The study examined the health claims costs and absenteeism of 6,246 employees and retirees from the Washoe County School District in Reno, NV, during a six-year period. Employees’ participation in the school district’s wellness program was associated with an estimated savings of more than $3 million in absenteeism costs when compared with nonparticipants.
"Findings like these are important because, although investment in health promotion is not large, it has a large payback for organizations," according to Cipriani.
Anderson says that as employers embrace the idea that spending money on health promotion is a good investment, wellness programs are evolving.
"Today’s programs are much better than they were five or 10 years ago," he says. "They are showing uniformly very good results, assuming they’re well implemented and include the building blocks of a good, solid program."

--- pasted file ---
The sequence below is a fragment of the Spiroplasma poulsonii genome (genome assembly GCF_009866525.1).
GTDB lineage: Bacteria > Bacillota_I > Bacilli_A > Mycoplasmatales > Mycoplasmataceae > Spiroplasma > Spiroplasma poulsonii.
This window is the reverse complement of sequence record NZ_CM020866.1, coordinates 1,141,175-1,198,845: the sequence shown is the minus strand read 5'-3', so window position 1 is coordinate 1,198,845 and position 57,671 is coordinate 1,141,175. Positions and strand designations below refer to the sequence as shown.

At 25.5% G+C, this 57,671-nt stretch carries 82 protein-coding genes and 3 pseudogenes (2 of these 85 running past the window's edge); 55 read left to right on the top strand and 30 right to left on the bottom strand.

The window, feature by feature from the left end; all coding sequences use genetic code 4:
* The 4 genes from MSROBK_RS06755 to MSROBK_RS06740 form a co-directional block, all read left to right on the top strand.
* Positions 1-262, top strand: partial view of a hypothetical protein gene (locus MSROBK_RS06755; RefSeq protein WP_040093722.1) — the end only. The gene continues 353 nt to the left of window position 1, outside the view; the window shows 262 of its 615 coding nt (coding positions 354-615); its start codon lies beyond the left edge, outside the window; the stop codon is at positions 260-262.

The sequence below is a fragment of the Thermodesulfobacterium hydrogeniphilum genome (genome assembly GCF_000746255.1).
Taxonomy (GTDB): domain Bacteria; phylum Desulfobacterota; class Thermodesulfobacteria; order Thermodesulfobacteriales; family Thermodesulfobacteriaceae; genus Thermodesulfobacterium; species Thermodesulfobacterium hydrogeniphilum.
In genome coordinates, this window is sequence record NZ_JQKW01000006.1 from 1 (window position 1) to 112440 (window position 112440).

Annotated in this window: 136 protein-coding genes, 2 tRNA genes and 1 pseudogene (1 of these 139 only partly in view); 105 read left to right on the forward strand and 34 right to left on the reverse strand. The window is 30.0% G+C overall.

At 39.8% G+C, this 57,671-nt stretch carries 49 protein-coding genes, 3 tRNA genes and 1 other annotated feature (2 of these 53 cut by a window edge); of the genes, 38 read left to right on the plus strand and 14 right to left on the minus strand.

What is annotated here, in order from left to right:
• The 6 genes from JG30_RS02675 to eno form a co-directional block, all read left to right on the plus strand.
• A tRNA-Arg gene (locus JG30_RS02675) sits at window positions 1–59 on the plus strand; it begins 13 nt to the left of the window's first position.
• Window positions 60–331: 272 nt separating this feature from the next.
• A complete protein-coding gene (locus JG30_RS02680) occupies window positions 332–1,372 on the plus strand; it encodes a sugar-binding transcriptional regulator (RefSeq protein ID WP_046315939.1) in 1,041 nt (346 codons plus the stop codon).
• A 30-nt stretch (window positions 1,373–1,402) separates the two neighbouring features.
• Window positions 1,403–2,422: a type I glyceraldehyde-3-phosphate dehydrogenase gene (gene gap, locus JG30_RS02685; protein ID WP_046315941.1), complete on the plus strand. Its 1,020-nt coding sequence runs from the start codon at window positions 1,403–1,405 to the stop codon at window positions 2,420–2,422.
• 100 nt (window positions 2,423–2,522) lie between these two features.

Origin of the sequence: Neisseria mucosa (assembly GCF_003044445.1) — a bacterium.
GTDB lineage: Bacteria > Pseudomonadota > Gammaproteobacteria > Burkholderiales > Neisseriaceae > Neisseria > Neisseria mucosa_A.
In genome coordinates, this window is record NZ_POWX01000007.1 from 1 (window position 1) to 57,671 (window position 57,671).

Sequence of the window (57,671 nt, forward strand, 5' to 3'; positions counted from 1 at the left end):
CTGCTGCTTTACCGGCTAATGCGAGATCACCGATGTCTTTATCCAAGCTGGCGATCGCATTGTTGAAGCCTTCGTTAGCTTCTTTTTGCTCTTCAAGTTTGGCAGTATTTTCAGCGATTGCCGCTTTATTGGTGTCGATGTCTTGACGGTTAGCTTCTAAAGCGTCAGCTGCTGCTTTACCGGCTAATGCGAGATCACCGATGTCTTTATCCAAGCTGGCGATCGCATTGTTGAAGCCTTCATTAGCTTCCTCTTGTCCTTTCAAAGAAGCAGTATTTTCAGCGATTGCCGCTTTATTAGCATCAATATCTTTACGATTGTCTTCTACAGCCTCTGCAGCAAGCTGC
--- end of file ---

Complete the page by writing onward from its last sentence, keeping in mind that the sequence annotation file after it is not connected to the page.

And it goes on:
The rise of wellness and health promotion is the natural result of employers "having tried everything on the health care plan side, as far as managing the supply of health care," Anderson points out.
Despite the use of pharmacy benefits managers, managed care, and utilization control, costs keep increasing, and employers look for more ways to keep their employees healthy and costs down.
"What we’ve seen in the last three years is the real rapid adoption of the idea that we need to shift our focus from producers of care to consumers of care," he says.
This is resulting in three main approaches, according to Anderson:
• proliferation of disease management programs, through which employers focus on chronic diseases and management of clinical issues related to chronic disease;
• consumer-driven health concepts, such as health spending accounts, in an attempt to get employees to act like consumers who are shopping for good health with their own money;
• more strategic and comprehensive health management strategies that are targeted and well-managed, rather than "scattershot" programs of a class here and a meeting there.
"If we can get people to adopt a healthy lifestyle, their health will improve and they will live longer. Death can be postponed by 10 to 20 years," says Aldana.